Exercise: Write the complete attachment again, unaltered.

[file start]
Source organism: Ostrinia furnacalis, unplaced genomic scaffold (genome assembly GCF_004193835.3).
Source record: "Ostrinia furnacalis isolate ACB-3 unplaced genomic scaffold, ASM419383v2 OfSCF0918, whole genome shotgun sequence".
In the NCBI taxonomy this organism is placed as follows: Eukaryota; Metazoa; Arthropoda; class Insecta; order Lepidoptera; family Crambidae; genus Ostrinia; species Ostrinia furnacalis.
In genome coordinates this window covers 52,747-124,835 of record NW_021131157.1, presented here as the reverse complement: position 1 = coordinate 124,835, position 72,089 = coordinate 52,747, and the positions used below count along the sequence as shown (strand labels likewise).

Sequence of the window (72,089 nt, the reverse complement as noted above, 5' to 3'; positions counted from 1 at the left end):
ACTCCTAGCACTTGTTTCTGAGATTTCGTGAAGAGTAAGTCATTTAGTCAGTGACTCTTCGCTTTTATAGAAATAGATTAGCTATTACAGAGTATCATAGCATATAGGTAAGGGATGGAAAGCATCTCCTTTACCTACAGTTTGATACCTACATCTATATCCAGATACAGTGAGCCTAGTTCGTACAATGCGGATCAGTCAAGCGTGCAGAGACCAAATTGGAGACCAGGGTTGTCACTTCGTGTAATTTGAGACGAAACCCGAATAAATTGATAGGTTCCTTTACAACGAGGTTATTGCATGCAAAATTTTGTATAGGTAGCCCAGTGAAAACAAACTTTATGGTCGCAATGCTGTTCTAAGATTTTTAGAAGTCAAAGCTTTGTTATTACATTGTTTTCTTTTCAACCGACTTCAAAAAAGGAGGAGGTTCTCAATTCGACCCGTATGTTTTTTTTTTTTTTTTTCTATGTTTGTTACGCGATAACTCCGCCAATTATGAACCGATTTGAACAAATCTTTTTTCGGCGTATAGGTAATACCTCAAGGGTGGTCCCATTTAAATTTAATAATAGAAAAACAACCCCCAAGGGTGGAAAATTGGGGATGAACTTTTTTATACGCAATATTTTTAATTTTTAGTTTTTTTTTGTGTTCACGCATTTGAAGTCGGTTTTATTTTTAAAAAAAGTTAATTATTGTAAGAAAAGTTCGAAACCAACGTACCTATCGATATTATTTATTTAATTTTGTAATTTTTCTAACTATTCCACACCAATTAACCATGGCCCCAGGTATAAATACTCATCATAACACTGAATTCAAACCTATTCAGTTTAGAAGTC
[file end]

Source organism: Ostrinia furnacalis, unplaced genomic scaffold (genome assembly GCF_004193835.3).
Source record: "Ostrinia furnacalis isolate ACB-3 unplaced genomic scaffold, ASM419383v2 OfSCF0918, whole genome shotgun sequence".
In the NCBI taxonomy this organism is placed as follows: Eukaryota; Metazoa; Arthropoda; class Insecta; order Lepidoptera; family Crambidae; genus Ostrinia; species Ostrinia furnacalis.
In genome coordinates this window covers 52,747-124,835 of record NW_021131157.1, presented here as the reverse complement: position 1 = coordinate 124,835, position 72,089 = coordinate 52,747, and the positions used below count along the sequence as shown (strand labels likewise).

Sequence of the window (72,089 nt, the reverse complement as noted above, 5' to 3'; positions counted from 1 at the left end):
ACTCCTAGCACTTGTTTCTGAGATTTCGTGAAGAGTAAGTCATTTAGTCAGTGACTCTTCGCTTTTATAGAAATAGATTAGCTATTACAGAGTATCATAGCATATAGGTAAGGGATGGAAAGCATCTCCTTTACCTACAGTTTGATACCTACATCTATATCCAGATACAGTGAGCCTAGTTCGTACAATGCGGATCAGTCAAGCGTGCAGAGACCAAATTGGAGACCAGGGTTGTCACTTCGTGTAATTTGAGACGAAACCCGAATAAATTGATAGGTTCCTTTACAACGAGGTTATTGCATGCAAAATTTTGTATAGGTAGCCCAGTGAAAACAAACTTTATGGTCGCAATGCTGTTCTAAGATTTTTAGAAGTCAAAGCTTTGTTATTACATTGTTTTCTTTTCAACCGACTTCAAAAAAGGAGGAGGTTCTCAATTCGACCCGTATGTTTTTTTTTTTTTTTTTCTATGTTTGTTACGCGATAACTCCGCCAATTATGAACCGATTTGAACAAATCTTTTTTCGGCGTATAGGTAATACCTCAAGGGTGGTCCCATTTAAATTTAATAATAGAAAAACAACCCCCAAGGGTGGAAAATTGGGGATGAACTTTTTTATACGCAATATTTTTAATTTTTAGTTTTTTTTTGTGTTCACGCATTTGAAGTCGGTTTTATTTTTAAAAAAAGTTAATTATTGTAAGAAAAGTTCGAAACCAACGTACCTATCGATATTATTTATTTAATTTTGTAATTTTTCTAACTATTCCACACCAATTAACCATGGCCCCAGGTATAAATACTCATCATAACACTGAATTCAAACCTATTCAGTTTAGAAGTC